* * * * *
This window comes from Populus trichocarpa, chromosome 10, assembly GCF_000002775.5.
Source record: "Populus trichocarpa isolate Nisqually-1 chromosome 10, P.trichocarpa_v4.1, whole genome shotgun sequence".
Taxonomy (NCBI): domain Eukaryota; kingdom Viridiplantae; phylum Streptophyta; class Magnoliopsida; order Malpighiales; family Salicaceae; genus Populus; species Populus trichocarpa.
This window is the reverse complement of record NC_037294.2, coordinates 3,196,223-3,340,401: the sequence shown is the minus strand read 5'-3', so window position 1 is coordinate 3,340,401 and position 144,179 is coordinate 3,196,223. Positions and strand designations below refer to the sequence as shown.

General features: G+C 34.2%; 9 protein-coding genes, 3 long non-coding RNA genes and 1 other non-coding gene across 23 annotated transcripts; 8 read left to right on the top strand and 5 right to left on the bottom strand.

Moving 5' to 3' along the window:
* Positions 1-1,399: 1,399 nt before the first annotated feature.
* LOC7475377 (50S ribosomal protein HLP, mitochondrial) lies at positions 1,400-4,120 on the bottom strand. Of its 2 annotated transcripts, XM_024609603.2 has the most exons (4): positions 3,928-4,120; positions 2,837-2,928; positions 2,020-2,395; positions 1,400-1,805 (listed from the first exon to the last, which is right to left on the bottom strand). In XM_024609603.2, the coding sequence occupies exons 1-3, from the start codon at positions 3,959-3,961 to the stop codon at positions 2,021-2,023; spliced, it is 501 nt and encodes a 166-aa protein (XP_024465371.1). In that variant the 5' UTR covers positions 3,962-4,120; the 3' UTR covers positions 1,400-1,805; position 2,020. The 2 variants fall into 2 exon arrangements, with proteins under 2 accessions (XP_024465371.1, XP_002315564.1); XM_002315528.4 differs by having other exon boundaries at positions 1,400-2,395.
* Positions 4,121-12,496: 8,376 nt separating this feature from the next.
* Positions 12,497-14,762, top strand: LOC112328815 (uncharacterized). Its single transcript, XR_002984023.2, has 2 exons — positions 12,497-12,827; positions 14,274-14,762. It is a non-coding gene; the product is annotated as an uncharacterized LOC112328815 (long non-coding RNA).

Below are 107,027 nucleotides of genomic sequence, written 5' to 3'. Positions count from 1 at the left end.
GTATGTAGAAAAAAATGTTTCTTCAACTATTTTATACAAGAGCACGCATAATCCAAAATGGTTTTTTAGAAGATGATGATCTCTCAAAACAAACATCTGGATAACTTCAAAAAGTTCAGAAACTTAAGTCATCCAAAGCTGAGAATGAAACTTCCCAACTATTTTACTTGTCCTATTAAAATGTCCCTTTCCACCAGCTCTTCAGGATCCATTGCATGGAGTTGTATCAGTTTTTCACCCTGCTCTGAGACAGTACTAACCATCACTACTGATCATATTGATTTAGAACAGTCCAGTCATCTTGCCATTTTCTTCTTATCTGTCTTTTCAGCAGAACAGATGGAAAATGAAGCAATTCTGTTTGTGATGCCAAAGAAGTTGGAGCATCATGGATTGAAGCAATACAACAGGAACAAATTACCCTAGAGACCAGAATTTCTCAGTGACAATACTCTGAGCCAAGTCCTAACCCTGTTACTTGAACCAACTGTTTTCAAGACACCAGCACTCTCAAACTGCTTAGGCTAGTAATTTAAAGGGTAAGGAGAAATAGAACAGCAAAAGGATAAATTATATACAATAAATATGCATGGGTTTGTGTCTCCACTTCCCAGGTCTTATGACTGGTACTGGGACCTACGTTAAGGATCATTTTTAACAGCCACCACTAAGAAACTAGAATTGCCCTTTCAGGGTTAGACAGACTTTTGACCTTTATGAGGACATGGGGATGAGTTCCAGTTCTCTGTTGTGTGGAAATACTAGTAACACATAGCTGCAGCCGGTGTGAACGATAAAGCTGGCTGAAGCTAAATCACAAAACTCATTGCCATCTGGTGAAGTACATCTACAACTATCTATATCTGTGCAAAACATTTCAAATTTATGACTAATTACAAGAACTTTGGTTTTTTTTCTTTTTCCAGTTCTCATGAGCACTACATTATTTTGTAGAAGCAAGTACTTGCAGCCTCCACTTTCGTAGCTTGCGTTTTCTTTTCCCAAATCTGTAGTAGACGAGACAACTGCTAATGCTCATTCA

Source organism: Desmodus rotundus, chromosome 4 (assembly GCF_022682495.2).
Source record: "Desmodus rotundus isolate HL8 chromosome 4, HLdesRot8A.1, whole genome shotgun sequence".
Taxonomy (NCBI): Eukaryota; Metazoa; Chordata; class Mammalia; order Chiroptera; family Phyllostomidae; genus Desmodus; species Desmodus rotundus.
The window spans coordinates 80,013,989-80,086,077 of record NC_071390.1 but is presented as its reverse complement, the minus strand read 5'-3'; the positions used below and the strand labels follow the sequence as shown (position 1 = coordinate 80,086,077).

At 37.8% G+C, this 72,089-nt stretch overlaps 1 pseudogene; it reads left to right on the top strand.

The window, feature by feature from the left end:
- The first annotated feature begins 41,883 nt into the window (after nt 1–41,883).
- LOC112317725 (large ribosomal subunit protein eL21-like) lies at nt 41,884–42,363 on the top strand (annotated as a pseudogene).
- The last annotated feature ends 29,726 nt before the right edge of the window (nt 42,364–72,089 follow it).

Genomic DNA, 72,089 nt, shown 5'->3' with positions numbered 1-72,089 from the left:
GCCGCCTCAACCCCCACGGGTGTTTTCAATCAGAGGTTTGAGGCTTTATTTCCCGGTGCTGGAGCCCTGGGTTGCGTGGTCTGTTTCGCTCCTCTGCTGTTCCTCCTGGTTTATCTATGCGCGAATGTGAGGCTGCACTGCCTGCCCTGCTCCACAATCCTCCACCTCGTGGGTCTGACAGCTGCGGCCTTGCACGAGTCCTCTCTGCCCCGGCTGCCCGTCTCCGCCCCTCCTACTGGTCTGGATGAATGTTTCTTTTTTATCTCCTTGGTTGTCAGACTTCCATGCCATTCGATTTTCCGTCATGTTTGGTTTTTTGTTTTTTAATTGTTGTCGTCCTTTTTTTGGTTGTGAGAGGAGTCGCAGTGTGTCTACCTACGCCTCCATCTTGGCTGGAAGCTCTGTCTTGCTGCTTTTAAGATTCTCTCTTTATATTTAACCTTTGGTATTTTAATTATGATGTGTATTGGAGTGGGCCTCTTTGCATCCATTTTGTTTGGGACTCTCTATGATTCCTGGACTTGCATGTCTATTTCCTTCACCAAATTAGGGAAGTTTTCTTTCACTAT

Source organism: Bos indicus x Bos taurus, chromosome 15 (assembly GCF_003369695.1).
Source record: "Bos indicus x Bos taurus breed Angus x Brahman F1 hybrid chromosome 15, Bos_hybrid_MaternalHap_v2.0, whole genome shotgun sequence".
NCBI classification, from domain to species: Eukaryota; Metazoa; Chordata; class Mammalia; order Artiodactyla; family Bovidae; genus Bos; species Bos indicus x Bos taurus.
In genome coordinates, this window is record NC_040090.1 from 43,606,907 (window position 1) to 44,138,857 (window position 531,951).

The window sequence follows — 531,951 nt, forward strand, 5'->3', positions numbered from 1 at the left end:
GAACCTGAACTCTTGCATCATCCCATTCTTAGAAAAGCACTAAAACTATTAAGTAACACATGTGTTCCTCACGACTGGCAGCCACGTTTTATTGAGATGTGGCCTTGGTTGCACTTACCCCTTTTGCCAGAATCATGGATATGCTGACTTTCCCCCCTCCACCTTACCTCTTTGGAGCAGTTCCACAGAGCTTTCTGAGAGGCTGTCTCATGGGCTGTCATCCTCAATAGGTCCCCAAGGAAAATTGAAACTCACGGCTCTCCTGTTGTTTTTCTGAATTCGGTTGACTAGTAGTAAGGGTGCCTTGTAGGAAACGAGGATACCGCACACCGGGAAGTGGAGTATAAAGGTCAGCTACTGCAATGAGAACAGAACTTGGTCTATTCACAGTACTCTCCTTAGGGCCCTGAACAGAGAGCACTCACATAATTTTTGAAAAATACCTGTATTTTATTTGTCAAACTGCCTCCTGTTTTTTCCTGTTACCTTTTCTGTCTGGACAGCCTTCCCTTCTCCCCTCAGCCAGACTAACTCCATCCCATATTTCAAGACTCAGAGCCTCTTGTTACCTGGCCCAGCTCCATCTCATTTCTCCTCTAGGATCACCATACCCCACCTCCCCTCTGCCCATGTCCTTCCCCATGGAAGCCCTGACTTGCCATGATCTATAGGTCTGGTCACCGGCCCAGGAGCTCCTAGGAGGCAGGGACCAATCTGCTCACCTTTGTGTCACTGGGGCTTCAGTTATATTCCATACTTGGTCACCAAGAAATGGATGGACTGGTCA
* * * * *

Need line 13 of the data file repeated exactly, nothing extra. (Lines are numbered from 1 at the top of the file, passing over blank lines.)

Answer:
Source organism: Desmodus rotundus, chromosome 4 (assembly GCF_022682495.2).